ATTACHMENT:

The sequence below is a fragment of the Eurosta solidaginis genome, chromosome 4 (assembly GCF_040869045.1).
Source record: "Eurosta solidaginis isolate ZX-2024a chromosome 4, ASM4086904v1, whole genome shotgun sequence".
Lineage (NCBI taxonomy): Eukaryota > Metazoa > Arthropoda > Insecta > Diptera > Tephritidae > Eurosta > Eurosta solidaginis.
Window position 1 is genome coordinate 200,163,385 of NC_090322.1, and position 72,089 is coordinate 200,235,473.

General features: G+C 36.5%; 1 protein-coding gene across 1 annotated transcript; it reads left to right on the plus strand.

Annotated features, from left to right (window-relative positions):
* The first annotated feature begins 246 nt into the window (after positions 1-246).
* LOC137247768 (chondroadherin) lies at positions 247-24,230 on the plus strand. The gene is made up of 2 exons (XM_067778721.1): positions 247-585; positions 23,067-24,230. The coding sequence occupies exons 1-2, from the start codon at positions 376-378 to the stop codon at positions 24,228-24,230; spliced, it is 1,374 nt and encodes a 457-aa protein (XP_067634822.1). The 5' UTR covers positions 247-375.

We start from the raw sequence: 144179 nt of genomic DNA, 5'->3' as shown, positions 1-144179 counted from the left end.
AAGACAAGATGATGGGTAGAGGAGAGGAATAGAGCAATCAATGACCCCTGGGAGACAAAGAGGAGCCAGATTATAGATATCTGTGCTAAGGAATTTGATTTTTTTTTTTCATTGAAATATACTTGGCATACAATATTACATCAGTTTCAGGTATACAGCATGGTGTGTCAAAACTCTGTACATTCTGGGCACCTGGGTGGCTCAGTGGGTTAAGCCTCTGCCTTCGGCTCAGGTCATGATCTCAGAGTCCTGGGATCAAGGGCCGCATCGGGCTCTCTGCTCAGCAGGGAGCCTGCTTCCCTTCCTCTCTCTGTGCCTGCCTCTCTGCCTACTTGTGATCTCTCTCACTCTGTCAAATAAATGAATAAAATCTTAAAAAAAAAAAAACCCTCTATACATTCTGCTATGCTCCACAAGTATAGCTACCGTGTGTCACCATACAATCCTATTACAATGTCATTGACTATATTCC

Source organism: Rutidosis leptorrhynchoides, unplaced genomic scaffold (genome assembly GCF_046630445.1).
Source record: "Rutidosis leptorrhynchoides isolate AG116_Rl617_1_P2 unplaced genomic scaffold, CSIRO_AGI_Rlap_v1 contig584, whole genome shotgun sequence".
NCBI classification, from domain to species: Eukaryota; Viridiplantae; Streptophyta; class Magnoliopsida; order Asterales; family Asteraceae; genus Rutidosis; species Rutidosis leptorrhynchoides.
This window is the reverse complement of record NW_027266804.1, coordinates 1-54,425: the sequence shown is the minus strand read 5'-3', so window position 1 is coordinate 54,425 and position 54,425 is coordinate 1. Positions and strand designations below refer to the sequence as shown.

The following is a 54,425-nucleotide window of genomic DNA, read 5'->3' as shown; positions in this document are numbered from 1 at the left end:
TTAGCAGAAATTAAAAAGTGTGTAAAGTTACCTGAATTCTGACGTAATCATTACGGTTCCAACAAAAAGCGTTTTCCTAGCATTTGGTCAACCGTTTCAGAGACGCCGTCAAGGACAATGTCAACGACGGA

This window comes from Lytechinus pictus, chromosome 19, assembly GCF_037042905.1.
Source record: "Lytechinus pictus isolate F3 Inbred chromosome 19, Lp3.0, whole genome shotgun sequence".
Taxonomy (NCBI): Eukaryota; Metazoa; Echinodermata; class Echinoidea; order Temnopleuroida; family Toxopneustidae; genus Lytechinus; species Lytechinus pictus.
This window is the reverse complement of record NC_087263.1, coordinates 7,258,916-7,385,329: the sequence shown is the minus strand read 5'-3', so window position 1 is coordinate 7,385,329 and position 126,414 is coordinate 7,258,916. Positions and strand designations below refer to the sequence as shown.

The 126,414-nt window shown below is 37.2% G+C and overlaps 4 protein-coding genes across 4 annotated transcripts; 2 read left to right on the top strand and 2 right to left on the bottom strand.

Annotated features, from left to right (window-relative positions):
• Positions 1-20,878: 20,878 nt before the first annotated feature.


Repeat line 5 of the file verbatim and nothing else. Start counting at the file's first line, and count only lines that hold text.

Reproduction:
General features: G+C 36.5%; 1 protein-coding gene across 1 annotated transcript; it reads left to right on the plus strand.